Clicking noises from the mouth at night are extremely common as a symptom that usually arises from one of a few possible conditions. All of these conditions eventually cause an increased strain on the Temporo-mandibular Joint (TMJ), something that usually has long-term repercussions leading to chronic situations.
2. Anatomical irregularity
Commonly called a night grinding, the origins and exact etiology of this condition are still unknown. The patient unconsciously grinds the teeth at night and does not allow the muscles supporting the jaw and the TMJ to get adequate rest.
Over a period of time, this strain takes a toll on the supporting structures and causes the lower jaw to almost snap out of position and cause a clicking noise.
Disturbances in occlusion and stress are linked to Bruxism, however it is not known if there are other factors responsible for its occurrence. The mere presence of non-ideal occlusion or stress does not mean that a person will develop Bruxism.
The TMJ is a complex joint that is delicately balanced between a number of bones, ligaments and muscles. There may be developmental disturbances in either factor, resulting in imperfect jaw function.
This can manifest in the form of a clicking noise, jaw deviation on opening and closing of the mouth, or absolutely nothing at all.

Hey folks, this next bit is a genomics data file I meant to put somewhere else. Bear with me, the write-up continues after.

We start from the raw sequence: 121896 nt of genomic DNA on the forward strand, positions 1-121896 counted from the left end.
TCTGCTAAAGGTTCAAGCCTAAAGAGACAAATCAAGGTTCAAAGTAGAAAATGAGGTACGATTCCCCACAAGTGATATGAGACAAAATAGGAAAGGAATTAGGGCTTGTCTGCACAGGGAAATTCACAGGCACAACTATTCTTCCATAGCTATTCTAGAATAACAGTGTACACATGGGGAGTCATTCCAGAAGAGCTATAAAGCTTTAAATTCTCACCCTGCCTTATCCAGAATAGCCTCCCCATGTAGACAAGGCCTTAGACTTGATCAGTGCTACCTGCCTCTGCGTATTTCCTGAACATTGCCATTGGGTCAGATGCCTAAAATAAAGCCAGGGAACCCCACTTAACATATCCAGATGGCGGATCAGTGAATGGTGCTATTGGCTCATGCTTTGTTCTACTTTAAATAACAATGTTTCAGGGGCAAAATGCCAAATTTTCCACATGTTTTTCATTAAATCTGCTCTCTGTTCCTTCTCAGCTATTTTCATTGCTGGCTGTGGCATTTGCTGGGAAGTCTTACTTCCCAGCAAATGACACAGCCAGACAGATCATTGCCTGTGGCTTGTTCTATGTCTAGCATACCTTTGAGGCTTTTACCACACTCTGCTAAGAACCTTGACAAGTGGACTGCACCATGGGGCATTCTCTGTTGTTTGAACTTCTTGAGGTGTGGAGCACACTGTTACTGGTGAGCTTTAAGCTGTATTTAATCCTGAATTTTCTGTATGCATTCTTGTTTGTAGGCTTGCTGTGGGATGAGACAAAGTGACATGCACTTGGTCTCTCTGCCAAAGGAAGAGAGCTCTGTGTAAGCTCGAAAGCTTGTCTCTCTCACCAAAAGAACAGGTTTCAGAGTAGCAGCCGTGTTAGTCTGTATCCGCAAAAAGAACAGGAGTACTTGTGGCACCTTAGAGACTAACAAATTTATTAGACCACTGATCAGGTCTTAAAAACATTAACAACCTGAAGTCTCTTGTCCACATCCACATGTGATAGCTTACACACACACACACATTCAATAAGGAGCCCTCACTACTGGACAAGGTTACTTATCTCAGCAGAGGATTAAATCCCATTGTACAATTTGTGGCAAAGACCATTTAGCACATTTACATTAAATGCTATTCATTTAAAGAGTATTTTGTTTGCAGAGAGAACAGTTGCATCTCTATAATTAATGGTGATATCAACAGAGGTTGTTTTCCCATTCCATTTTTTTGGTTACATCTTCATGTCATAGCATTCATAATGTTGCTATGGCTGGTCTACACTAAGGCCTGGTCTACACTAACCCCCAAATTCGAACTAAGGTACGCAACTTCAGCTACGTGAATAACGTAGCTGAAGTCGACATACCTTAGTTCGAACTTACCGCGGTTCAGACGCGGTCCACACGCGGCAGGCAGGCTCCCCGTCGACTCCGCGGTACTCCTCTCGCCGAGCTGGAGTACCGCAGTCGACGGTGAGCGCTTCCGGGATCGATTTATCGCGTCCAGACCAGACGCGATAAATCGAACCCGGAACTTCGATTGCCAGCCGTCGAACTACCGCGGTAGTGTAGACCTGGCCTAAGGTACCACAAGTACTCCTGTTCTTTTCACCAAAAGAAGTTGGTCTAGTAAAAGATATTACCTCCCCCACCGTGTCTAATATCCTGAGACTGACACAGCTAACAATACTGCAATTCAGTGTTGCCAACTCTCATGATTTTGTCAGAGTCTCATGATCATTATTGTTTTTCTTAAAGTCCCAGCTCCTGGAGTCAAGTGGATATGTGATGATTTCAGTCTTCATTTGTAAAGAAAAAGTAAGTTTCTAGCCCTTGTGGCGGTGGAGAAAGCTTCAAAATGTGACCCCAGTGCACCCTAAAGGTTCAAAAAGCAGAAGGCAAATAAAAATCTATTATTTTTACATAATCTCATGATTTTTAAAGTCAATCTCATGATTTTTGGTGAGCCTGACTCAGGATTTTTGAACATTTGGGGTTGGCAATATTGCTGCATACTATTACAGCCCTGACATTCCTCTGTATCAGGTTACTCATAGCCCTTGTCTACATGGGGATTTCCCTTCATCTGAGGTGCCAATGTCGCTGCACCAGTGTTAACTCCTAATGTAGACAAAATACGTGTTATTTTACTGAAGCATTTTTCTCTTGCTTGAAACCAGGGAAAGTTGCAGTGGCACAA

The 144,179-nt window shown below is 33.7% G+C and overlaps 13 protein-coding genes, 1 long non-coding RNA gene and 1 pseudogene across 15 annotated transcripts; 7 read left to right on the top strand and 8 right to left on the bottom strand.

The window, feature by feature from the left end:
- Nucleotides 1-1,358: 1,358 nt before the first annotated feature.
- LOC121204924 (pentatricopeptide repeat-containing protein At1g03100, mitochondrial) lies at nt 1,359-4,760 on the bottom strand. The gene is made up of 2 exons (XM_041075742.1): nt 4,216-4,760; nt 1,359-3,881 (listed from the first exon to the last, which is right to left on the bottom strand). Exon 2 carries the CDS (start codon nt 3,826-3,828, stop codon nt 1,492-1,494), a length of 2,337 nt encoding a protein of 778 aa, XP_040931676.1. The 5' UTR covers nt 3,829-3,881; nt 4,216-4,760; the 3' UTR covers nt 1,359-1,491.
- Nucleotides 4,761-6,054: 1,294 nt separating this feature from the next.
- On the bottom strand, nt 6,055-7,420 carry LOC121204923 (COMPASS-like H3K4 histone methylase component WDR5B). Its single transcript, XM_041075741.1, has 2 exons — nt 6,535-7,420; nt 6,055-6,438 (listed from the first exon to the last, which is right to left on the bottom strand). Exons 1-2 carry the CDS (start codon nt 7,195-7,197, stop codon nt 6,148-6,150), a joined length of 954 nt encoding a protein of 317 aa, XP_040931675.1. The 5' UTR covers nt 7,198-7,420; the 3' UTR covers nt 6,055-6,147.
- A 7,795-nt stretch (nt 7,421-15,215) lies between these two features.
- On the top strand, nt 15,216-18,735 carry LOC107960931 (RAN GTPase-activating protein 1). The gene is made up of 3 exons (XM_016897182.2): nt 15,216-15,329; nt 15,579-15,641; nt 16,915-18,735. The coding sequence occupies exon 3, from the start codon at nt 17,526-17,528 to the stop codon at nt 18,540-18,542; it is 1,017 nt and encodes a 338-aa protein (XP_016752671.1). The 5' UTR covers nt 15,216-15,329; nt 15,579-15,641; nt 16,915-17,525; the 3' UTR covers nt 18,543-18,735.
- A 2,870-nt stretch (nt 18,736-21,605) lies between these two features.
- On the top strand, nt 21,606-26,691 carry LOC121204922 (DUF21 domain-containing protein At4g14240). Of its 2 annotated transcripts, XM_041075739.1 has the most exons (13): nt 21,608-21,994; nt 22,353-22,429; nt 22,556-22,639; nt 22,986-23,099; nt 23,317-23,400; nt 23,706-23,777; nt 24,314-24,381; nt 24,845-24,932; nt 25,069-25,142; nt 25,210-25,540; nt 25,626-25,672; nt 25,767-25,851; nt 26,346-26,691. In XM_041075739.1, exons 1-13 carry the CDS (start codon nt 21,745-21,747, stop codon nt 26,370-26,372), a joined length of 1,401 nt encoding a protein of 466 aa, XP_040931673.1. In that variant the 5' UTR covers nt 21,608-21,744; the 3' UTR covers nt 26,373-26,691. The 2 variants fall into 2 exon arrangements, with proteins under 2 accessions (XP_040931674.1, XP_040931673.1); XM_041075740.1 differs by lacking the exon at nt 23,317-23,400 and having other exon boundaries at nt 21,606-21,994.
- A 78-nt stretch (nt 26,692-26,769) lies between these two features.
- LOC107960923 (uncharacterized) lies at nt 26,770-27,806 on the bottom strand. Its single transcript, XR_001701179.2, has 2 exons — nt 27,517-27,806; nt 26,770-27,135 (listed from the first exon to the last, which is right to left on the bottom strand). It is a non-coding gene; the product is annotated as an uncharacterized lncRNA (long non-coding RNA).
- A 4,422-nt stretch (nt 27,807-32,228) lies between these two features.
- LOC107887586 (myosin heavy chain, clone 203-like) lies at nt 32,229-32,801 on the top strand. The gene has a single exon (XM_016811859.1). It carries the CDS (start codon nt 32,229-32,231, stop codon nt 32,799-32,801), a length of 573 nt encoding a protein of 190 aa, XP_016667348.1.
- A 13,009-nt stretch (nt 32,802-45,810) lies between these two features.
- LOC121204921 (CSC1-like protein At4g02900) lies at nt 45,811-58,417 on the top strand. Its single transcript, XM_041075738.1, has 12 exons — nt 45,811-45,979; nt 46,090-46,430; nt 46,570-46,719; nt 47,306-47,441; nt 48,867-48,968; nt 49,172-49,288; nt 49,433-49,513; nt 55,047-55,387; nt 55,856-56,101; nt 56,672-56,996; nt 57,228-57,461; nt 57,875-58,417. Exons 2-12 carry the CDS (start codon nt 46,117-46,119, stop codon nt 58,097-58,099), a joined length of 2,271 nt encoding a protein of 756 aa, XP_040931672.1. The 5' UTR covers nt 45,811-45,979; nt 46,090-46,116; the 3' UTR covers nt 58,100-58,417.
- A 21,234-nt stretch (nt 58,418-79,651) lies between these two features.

Unless the patient has severe pain or discomfort, this is just left to its own devices.
Physical trauma as suffered commonly after a fall or a blow can result in damage to the TMJ. In fact, it is one of the most common causes for developing a TMJ disorder. A bony ankyloses or weakness in the ligaments appears after the healing process casing altered jaw function.
Infection can also cause trauma to the joint and this can have the same effects as physical injury.
Your dentist will do a physical examination by asking to you open and close your mouth. X-rays of the jaw in the form of specialized OPGs might need to be taken. A CT scan may also be advised to check the integrity of the joint, while an MRI scan will help diagnose any soft tissue abnormalities in the joint.
A consultation with a specialist oral and maxillofacial surgeon might also be necessary.
The treatment for TMJ disorders can range from simple things like eating soft food and applying a hot/cold packs to surgical correction.
The most common treatment modalities are:
1. Oral physiotherapy exercises and relaxation techniques
2. Bite guard/Bite Splint
3. Hot and Cold packs
4. Resting your jaw by eating soft food for some time, as well as avoiding putting any excess pressure on it by not opening the mouth too wide.
5. Correction of obvious malocclusions and even replacement of missing teeth so that the jaw closure is at the anatomically desired position.
6. Oral and Maxillofacial surgery. This is only done in severe cases where the patient is at risk of lock jaw which can be life threatening or has to undergo corrective surgery after facial trauma.
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